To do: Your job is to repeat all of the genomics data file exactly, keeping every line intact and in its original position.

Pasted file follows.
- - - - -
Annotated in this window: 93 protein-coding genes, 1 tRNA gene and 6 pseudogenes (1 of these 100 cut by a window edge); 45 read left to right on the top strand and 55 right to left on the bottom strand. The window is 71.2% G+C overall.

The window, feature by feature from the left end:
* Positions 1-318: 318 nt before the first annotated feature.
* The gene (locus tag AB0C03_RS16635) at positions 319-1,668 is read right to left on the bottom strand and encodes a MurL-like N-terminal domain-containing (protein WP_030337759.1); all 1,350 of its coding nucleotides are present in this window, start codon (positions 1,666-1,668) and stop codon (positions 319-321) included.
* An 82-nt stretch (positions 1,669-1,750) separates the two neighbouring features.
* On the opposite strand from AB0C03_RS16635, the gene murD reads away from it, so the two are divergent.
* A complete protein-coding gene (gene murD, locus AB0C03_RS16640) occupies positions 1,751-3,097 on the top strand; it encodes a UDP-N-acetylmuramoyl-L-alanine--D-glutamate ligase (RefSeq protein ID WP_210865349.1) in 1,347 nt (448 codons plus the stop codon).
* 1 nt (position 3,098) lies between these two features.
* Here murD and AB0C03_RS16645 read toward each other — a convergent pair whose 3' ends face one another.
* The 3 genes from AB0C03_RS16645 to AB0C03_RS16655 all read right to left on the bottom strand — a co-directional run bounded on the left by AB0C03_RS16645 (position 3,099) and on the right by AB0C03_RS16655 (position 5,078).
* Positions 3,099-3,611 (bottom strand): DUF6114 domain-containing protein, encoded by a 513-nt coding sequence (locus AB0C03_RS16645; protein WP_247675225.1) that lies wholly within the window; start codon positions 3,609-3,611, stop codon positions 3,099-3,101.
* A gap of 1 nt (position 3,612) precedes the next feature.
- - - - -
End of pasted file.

Annotated in this window: 93 protein-coding genes, 1 tRNA gene and 6 pseudogenes (1 of these 100 cut by a window edge); 45 read left to right on the top strand and 55 right to left on the bottom strand. The window is 71.2% G+C overall.

The window, feature by feature from the left end:
* Positions 1-318: 318 nt before the first annotated feature.
* The gene (locus tag AB0C03_RS16635) at positions 319-1,668 is read right to left on the bottom strand and encodes a MurL-like N-terminal domain-containing (protein WP_030337759.1); all 1,350 of its coding nucleotides are present in this window, start codon (positions 1,666-1,668) and stop codon (positions 319-321) included.
* An 82-nt stretch (positions 1,669-1,750) separates the two neighbouring features.
* On the opposite strand from AB0C03_RS16635, the gene murD reads away from it, so the two are divergent.
* A complete protein-coding gene (gene murD, locus AB0C03_RS16640) occupies positions 1,751-3,097 on the top strand; it encodes a UDP-N-acetylmuramoyl-L-alanine--D-glutamate ligase (RefSeq protein ID WP_210865349.1) in 1,347 nt (448 codons plus the stop codon).
* 1 nt (position 3,098) lies between these two features.
* Here murD and AB0C03_RS16645 read toward each other — a convergent pair whose 3' ends face one another.
* The 3 genes from AB0C03_RS16645 to AB0C03_RS16655 all read right to left on the bottom strand — a co-directional run bounded on the left by AB0C03_RS16645 (position 3,099) and on the right by AB0C03_RS16655 (position 5,078).
* Positions 3,099-3,611 (bottom strand): DUF6114 domain-containing protein, encoded by a 513-nt coding sequence (locus AB0C03_RS16645; protein WP_247675225.1) that lies wholly within the window; start codon positions 3,609-3,611, stop codon positions 3,099-3,101.
* A gap of 1 nt (position 3,612) precedes the next feature.